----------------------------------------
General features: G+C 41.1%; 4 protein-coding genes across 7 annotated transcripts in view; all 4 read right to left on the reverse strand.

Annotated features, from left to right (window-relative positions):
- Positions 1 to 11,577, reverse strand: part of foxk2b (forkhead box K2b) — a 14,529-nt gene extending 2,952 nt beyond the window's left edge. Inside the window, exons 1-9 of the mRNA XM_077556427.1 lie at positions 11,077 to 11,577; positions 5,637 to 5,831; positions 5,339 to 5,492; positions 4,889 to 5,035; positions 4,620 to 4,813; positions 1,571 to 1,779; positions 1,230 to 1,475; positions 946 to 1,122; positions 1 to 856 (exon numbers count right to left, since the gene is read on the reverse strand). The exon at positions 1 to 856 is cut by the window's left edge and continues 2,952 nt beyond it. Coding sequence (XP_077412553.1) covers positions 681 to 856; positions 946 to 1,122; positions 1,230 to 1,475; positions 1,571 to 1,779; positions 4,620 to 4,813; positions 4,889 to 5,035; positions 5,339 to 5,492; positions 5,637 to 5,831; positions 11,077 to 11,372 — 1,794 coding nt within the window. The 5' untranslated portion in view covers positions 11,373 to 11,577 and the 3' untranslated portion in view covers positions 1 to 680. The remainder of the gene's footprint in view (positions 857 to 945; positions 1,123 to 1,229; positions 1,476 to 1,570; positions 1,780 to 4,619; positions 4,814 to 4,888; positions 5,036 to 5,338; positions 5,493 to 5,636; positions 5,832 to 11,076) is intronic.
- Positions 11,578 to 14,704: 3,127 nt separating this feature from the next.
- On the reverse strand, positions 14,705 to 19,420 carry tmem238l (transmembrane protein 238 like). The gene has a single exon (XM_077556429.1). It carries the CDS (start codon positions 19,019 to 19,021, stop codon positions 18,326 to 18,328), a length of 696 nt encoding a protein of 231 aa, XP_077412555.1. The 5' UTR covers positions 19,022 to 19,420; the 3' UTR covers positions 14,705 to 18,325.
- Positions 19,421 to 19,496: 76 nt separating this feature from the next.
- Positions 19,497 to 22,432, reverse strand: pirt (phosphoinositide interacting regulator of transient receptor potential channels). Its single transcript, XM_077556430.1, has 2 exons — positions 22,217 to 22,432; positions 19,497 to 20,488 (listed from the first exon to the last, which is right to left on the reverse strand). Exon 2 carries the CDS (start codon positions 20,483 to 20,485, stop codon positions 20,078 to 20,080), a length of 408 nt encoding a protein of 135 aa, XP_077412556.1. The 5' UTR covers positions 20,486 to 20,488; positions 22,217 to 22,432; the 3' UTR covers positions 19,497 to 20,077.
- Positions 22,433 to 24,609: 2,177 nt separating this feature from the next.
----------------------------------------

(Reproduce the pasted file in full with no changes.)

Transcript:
General features: G+C 41.1%; 4 protein-coding genes across 7 annotated transcripts in view; all 4 read right to left on the reverse strand.

Annotated features, from left to right (window-relative positions):
- Positions 1 to 11,577, reverse strand: part of foxk2b (forkhead box K2b) — a 14,529-nt gene extending 2,952 nt beyond the window's left edge. Inside the window, exons 1-9 of the mRNA XM_077556427.1 lie at positions 11,077 to 11,577; positions 5,637 to 5,831; positions 5,339 to 5,492; positions 4,889 to 5,035; positions 4,620 to 4,813; positions 1,571 to 1,779; positions 1,230 to 1,475; positions 946 to 1,122; positions 1 to 856 (exon numbers count right to left, since the gene is read on the reverse strand). The exon at positions 1 to 856 is cut by the window's left edge and continues 2,952 nt beyond it. Coding sequence (XP_077412553.1) covers positions 681 to 856; positions 946 to 1,122; positions 1,230 to 1,475; positions 1,571 to 1,779; positions 4,620 to 4,813; positions 4,889 to 5,035; positions 5,339 to 5,492; positions 5,637 to 5,831; positions 11,077 to 11,372 — 1,794 coding nt within the window. The 5' untranslated portion in view covers positions 11,373 to 11,577 and the 3' untranslated portion in view covers positions 1 to 680. The remainder of the gene's footprint in view (positions 857 to 945; positions 1,123 to 1,229; positions 1,476 to 1,570; positions 1,780 to 4,619; positions 4,814 to 4,888; positions 5,036 to 5,338; positions 5,493 to 5,636; positions 5,832 to 11,076) is intronic.
- Positions 11,578 to 14,704: 3,127 nt separating this feature from the next.
- On the reverse strand, positions 14,705 to 19,420 carry tmem238l (transmembrane protein 238 like). The gene has a single exon (XM_077556429.1). It carries the CDS (start codon positions 19,019 to 19,021, stop codon positions 18,326 to 18,328), a length of 696 nt encoding a protein of 231 aa, XP_077412555.1. The 5' UTR covers positions 19,022 to 19,420; the 3' UTR covers positions 14,705 to 18,325.
- Positions 19,421 to 19,496: 76 nt separating this feature from the next.
- Positions 19,497 to 22,432, reverse strand: pirt (phosphoinositide interacting regulator of transient receptor potential channels). Its single transcript, XM_077556430.1, has 2 exons — positions 22,217 to 22,432; positions 19,497 to 20,488 (listed from the first exon to the last, which is right to left on the reverse strand). Exon 2 carries the CDS (start codon positions 20,483 to 20,485, stop codon positions 20,078 to 20,080), a length of 408 nt encoding a protein of 135 aa, XP_077412556.1. The 5' UTR covers positions 20,486 to 20,488; positions 22,217 to 22,432; the 3' UTR covers positions 19,497 to 20,077.
- Positions 22,433 to 24,609: 2,177 nt separating this feature from the next.